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Will the real Santa Claus please stand up? Janet Robson Wednesday 13 December 2017

Who is Santa Claus? The familiar image of the jolly fellow with the white beard and red suit was to a large degree the creation of American illustrator Thomas Nast in the 1860s. This lecture follows the various transformations of St. Nicholas through 1,600 years of history. Originating in Byzantine Turkey in the fourth century, the cult of ‘Nicholas of Myra’ was actually the result of two completely different Nicholases getting muddled up. In 1087, when a bunch of Italian sailors snatched the saint’s relics and took them back to Puglia, ‘Nicholas of Myra’ became ‘Nicholas of Bari’. Medieval Europe made St. Nicholas into one of the greatest miracle-workers of all time. His stories were painted everywhere. Saving poor girls from prostitution and sailors from shipwreck, rescuing boys from kidnappers, clerks from murderous innkeepers, and babies from boiling bathwater... Nicholas became the Mister Fix-It of western sainthood. Add a propensity for gift-giving, and a feastday during Advent, and what do you get...? Santa Claus. The ideal Christmas lecture!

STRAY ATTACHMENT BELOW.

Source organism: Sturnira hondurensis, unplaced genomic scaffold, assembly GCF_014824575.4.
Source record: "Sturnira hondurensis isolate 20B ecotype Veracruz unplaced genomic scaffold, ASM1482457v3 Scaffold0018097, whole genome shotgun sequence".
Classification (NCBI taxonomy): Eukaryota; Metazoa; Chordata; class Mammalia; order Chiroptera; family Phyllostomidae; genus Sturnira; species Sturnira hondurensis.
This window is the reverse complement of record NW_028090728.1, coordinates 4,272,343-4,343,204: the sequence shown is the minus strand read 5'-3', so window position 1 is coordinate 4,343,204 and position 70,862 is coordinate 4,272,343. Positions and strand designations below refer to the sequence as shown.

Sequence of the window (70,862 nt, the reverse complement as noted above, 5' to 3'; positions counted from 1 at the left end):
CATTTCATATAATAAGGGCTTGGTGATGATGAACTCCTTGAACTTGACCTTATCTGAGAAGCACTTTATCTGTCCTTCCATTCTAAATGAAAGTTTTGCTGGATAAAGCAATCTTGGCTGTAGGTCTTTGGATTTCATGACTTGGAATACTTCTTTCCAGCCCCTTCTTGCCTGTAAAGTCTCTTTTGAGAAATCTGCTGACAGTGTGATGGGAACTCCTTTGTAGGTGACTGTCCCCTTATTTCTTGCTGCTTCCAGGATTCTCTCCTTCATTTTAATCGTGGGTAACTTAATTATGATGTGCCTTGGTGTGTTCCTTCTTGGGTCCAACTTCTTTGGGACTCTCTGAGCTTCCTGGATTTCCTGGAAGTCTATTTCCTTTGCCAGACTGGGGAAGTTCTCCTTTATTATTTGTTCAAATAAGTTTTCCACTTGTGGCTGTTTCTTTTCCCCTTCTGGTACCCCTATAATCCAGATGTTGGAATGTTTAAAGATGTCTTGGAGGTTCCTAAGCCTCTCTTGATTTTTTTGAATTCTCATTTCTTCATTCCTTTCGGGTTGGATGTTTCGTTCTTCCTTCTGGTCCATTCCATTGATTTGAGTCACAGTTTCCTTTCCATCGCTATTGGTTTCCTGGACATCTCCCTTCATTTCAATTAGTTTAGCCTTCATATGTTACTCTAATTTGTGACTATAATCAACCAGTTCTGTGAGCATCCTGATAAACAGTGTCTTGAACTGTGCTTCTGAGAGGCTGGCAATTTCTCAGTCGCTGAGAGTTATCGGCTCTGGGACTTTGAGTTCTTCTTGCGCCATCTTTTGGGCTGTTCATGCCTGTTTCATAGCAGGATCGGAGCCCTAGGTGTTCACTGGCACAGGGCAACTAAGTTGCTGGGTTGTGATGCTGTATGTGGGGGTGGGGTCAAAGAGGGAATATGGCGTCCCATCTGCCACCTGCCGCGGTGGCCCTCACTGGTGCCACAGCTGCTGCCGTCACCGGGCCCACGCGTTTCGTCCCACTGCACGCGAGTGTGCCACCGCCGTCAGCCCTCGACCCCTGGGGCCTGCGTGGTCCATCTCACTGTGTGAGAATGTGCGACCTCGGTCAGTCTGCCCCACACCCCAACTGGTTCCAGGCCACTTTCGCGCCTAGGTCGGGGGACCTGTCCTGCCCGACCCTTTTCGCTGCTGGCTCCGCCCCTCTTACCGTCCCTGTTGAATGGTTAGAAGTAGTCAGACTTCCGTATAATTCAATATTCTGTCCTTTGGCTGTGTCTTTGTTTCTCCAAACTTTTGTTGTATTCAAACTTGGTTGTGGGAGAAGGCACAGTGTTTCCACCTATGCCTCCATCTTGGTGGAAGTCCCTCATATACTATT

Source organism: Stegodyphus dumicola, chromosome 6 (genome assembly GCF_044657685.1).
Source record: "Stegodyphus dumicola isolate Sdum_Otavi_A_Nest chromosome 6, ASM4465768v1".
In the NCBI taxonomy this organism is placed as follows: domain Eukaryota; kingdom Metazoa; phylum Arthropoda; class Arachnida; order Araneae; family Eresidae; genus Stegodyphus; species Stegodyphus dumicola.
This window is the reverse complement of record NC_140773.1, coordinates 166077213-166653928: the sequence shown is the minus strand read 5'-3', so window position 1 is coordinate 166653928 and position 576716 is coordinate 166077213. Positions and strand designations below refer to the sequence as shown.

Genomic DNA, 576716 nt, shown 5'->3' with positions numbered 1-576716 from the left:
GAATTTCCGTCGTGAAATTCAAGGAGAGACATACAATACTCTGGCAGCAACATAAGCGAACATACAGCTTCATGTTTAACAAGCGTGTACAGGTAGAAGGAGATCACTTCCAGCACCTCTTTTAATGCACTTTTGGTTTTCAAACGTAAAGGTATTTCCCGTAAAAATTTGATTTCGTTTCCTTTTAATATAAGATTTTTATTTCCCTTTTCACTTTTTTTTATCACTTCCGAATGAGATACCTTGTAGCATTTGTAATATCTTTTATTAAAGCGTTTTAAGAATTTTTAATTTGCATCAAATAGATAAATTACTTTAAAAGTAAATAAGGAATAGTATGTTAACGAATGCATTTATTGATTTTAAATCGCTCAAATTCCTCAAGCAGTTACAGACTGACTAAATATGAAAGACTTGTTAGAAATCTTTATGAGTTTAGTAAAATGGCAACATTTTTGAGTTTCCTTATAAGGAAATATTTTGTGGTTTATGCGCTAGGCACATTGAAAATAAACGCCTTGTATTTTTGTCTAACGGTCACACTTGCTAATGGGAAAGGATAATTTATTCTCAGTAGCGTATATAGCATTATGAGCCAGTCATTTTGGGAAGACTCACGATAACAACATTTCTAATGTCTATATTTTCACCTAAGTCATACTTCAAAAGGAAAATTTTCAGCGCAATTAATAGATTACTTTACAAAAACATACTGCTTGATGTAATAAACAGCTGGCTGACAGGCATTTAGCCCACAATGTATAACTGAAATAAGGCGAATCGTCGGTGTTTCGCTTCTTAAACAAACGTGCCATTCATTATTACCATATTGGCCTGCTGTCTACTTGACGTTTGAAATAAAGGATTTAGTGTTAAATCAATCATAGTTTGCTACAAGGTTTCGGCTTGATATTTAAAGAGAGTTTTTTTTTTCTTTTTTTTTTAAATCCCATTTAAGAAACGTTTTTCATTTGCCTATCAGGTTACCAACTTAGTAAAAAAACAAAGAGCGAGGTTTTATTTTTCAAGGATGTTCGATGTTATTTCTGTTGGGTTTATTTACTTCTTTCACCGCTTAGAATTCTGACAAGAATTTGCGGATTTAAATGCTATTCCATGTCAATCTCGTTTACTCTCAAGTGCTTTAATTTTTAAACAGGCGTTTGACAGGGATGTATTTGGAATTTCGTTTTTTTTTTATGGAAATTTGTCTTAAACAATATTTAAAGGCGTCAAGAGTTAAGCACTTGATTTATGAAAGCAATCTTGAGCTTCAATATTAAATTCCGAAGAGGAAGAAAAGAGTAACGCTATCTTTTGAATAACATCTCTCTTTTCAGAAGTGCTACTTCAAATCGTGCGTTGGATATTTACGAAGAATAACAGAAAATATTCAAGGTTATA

We are pleased to welcome back Janet Robson to give us this talk. Janet is an independent art historian with a BA in History from UCL (1980), an MA in Early Sienese Painting and a PhD in History of Art from the Courtauld Institute of Art (1997 & 2001). She has over a decade of lecturing and teaching experience, including summer schools and public programmes, for the Courtauld, Birkbeck (University of London) and Christie's Education, as well as private study groups. She has published extensively on thirteenth and fourteenth-century Italian art as well as numerous book chapters, essays and articles in journals including the Burlington Magazine, Apollo and Art Bulletin. She has travelled and studied extensively in Italy, having held research fellowships at the British School at Rome and at Villa I Tatti (Harvard University) in Florence, and now divides her time between Assisi and London.